Communication, whether in organizations, personal relationships, politics or public information
campaigns, is one of the most complex and strategic activities of human beings. It may have
limited eﬀectiveness for two interacting reasons. The ﬁrst obstacle to eﬀectiveness is the lack
of congruence between the sender (source, persuader, speaker) and the receiver (recipient, addressee, listener). As many contributions have emphasized, the latter is unlikely to trust the
former’ s statement or recommendation if their interests diverge.
The second obstacle is also widely recognized, but has not yet been embodied into economic
modeling. The acts of formulating and absorbing the content of a communication are privately
costly, and so communication is subject to moral hazard in team (à la Holmström, 1982):
• As academics know too well, the sender must expand time, attention and other resources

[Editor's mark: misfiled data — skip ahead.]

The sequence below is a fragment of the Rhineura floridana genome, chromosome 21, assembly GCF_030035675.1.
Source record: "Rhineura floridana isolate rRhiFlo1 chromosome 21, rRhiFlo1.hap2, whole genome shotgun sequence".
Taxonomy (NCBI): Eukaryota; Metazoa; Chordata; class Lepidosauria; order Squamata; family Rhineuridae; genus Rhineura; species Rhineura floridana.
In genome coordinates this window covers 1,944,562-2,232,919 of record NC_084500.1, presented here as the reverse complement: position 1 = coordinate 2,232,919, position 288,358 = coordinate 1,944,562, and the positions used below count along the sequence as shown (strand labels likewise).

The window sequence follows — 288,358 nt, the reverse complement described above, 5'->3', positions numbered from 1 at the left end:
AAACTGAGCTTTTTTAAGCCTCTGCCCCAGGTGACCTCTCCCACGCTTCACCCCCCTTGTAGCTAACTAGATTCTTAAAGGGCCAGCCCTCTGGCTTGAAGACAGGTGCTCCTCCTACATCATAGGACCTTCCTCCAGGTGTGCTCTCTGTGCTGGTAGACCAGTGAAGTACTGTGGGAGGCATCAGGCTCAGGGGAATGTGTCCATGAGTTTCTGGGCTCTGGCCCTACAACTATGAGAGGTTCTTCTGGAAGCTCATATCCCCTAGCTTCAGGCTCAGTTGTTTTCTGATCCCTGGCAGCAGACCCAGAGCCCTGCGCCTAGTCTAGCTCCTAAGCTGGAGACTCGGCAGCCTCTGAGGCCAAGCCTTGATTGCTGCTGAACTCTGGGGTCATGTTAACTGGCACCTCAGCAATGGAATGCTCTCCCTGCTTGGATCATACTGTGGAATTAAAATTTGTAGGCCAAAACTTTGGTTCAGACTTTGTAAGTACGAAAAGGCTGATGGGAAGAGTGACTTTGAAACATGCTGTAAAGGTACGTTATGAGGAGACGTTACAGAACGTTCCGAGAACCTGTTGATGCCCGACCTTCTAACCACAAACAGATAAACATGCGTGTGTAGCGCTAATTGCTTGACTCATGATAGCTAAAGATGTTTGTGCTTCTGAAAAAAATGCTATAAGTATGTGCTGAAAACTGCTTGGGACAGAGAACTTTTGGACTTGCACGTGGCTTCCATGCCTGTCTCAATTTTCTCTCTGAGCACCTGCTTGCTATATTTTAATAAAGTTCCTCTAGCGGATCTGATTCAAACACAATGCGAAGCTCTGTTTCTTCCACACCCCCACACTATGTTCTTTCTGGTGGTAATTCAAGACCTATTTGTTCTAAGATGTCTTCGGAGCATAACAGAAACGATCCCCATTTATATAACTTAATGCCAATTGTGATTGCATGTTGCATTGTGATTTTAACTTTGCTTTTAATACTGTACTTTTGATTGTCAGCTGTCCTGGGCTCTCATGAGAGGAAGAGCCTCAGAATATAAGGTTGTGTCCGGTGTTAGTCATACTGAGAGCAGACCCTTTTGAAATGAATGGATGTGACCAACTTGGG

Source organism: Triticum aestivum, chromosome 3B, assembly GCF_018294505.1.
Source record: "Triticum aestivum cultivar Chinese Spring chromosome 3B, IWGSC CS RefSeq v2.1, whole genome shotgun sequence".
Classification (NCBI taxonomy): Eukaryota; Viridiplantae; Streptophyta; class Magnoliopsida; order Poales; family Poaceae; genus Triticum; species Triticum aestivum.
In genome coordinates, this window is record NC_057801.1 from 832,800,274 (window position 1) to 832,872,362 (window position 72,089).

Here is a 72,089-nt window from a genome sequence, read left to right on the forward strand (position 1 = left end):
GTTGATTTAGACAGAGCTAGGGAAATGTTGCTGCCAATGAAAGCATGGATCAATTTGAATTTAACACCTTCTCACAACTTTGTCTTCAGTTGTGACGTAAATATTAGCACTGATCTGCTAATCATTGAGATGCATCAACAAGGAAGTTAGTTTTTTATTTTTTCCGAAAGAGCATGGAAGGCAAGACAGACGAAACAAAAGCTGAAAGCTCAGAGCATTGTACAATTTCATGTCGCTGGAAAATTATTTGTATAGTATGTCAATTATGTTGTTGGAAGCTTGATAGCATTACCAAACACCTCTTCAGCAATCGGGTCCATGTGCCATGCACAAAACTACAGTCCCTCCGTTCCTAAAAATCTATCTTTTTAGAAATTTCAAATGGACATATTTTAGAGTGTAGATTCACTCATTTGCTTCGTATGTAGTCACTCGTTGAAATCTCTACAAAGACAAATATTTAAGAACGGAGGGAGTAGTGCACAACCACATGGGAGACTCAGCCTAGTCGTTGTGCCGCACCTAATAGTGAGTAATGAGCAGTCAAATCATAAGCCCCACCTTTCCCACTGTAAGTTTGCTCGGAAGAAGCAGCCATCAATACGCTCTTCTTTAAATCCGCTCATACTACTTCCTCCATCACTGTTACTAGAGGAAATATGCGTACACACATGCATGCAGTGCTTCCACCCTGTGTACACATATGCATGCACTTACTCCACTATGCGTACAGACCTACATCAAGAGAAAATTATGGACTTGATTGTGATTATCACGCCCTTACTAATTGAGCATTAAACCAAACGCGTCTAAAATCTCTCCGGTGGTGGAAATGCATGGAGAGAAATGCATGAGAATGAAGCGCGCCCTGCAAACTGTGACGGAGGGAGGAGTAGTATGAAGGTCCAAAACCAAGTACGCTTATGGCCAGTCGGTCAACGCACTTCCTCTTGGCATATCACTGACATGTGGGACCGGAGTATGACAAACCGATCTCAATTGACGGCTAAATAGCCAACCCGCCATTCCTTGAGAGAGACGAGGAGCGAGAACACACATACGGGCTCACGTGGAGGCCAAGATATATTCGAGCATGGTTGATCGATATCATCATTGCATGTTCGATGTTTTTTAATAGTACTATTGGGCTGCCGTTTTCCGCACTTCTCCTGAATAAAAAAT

to communicate eﬀectively her knowledge. Because the same message may convey diﬀerent
meanings to diﬀerent receivers, the sender must address the receiver’s knowledge (absorptive
capacity, language, perspective). Similarly, the message should not be so concise as not to
convey the relevant information, but should also not include information that is redundant, or
irrelevant or else well-known to the speciﬁc audience, so as not to distract attention or discourage
• Conversely, the receiver must pay attention, decode, understand, and rehearse the acquired
knowledge. He must decode the literal meaning, and, like the sender, take the properties of the
other side into account in order to make a proper inference of what the intended meaning is.
In a nutshell, “it takes two to communicate”. Senders complain that receivers fail to listen
or pay attention, and receivers gripe about the senders’ lack of preparation or clarity. Moral
hazard in team occurs even when the sender and the receiver form a “team” in the sense of team
that is when their...